Skip to content

The Early Universe

Cosmologists know that the universe is expanding now, and extrapolate this expansion backwards in time in order to study what the early universe was like. About 13.75 billion years ago, all of the contents and energy in the universe was contained in a singularity with infinite density and temperature. It began to expand rapidly and this expansion is known as the Big Bang. The laws of physics as we know them did not apply during the early seconds of the universe and scientists can only speculate about what the early universe was like.


Image credit: NASA/ LAMBDA Archive / WMAP Science Team

The brief timeline below gives a general overview of what scientists believe happened during and after the Big Bang. More detailed timelines are available at the ESA website and physics of the Universe website.

  • 13.75 billion years ago - The Big Bang - It is not known what triggered the Big Bang. Cosmologists believe a process called inflation happened in the fraction of a second after the Big Bang. There was a strange type of vacuum energy that caused the universe - the volume of space itself - to expand by a factor of 10^78 in a fraction of a second.
  • One second after the Big Bang - The universe was made up of fundamental particles including quarks, electrons, photons and neutrinos. The universe continued to expand, but not as quickly as during inflation. As the universe cooled, the four fundamental forces in nature emerged: gravity, the strong force, the weak force and the electromagnetic force. Protons and neutrons began to form. The temperature of the universe was around 10^32 Kelvin.
  • 3 minutes after the Big Bang - Protons and neutrons began to come together to form the nuclei of simple elements. The temperature of the universe was still incredibly high at about 10^9 Kelvin.
  • 24,000 years after the Big Bang - For the first time there was more matter than energy in the universe.
  • 380,000 years after the Big Bang - The temperature of the universe had cooled to about 3000 K. Electrons began to combine with hydrogen and helium nuclei. High energy photons from this period rushed outwards. The early universe was so hot, that as it has expanded and cooled, the highly energetic photons from that time have had their wavelengths stretched tremendously. The cosmic microwave background we observe today is evidence of what the early universe was like. The temperature of the cosmic microwave background is now only a few degrees above absolute zero and radiation left over from this period has wavelengths of about 1 mm which is in the microwave range of the electromagnetic spectrum. This cosmic microwave radiation is what astronomers study with telescopes like Planck and others.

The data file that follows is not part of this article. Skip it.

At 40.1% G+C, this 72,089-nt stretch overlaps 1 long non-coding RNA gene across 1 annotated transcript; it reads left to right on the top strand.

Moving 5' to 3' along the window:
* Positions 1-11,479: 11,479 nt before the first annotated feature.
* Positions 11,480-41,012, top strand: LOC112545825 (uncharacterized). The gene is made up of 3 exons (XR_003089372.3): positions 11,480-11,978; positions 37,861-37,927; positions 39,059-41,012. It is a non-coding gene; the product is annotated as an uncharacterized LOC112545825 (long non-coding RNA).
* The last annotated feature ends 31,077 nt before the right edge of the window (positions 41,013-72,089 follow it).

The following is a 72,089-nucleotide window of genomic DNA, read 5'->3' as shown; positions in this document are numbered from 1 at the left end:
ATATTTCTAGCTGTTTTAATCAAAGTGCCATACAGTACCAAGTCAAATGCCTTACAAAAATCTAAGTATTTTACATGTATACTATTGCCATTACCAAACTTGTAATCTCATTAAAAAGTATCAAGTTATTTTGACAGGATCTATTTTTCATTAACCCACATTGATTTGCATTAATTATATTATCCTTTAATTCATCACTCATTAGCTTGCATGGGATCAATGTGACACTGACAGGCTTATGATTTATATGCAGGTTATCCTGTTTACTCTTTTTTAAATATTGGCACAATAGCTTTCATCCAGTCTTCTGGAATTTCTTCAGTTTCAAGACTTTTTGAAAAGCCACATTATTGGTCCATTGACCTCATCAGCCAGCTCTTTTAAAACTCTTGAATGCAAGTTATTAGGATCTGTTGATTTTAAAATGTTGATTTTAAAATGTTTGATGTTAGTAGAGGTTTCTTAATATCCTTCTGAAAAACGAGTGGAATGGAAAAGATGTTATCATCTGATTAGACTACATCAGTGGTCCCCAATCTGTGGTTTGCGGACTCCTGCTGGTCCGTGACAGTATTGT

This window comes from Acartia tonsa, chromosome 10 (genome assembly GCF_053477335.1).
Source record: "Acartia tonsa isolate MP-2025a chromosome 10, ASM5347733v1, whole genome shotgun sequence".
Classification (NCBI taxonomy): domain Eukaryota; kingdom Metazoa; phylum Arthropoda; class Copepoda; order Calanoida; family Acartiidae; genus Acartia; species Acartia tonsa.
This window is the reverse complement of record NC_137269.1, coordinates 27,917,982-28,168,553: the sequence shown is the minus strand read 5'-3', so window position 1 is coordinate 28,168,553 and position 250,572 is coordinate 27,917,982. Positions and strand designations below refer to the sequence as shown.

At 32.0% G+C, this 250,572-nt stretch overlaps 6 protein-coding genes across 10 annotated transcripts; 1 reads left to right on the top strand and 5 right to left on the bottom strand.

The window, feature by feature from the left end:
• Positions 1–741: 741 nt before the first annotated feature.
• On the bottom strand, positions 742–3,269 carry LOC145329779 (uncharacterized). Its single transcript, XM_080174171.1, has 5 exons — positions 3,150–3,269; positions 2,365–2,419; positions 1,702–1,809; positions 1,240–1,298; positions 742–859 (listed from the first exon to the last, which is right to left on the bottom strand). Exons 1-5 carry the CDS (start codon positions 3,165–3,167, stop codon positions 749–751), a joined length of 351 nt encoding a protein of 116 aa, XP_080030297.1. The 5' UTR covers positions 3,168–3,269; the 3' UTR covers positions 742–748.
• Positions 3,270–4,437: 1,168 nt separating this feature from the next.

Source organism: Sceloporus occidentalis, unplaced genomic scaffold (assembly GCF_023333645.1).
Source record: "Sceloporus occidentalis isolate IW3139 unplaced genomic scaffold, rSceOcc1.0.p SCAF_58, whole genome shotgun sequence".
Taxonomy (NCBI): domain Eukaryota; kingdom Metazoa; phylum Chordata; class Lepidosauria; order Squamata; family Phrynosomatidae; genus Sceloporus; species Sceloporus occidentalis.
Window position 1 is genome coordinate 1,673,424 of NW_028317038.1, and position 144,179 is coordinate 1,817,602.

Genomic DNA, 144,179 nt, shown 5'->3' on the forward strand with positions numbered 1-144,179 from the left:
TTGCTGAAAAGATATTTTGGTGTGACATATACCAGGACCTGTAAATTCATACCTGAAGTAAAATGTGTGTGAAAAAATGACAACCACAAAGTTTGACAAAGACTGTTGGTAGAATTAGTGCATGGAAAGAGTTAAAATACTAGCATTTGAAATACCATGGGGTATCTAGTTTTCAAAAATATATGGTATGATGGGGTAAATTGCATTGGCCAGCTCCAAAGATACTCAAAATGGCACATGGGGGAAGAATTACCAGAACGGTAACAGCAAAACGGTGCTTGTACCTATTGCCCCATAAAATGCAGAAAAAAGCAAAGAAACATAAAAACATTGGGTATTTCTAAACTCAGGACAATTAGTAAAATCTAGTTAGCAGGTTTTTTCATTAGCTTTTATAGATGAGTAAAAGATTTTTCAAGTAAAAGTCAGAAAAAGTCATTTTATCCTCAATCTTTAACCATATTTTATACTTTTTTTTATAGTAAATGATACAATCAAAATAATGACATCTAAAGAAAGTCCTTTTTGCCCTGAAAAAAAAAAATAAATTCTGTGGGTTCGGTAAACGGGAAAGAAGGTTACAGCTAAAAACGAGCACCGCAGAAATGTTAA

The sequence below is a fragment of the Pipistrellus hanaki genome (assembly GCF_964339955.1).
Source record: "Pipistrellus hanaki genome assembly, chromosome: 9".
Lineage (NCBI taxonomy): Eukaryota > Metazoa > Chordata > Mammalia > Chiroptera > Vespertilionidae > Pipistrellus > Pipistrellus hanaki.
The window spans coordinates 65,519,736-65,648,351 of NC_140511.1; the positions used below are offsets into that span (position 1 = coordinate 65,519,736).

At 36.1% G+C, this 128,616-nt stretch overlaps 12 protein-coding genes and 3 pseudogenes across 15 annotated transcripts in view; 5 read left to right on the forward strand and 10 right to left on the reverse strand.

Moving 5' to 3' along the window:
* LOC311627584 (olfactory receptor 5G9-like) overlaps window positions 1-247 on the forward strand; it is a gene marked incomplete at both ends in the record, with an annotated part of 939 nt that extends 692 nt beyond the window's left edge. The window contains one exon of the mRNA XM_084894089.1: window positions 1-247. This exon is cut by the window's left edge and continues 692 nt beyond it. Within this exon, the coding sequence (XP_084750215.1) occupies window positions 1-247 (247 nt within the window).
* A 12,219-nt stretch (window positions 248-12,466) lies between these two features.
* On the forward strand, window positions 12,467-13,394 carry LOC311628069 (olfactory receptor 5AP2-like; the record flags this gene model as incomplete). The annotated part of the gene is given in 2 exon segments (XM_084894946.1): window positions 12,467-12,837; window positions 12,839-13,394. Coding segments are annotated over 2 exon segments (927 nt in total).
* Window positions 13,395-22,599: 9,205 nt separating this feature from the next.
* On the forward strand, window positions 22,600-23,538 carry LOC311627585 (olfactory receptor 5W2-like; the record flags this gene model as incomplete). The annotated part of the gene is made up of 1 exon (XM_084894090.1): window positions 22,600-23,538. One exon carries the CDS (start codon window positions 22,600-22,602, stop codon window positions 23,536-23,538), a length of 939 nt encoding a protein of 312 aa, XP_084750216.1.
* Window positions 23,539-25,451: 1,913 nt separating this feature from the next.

• 1,000,000,000 years after the Big Bang - The pull of gravity began to amplify irregularities in the gas in the universe. As the universe expanded, pockets of gas became more dense and and stars began to ignite. Groups of these stars became early galaxies. Many of these stars were much larger than the most common stars today.
  • 3,000,000,000 years after the Big Bang - Many small galaxies merged to form larger ones. Often these mergers were so violent that the stars and gas collapsed and formed black holes. The gas flowing into these black holes became hot and glowed brightly before it disappeared into these black holes. This light was bright enough that it can be seen across the universe. These bright lights are called quasars.
  • 6,000,000,000 years after the Big Bang - Large, short lived stars ended their lives in supernova explosions that distributed heavy elements such as nickel, gold, silver, and lead into the universe.
  • 8,000,000,000 years after the Big Bang - Our Sun and Solar System began from a cloud of dust and gas in a spiral arm of the Milky Way galaxy.
  • 9,200,000,000 years after the Big Bang (about 4,500,000,000 years ago) - the Earth formed.
  • 13,750,000,000 years after the Big Bang - Now.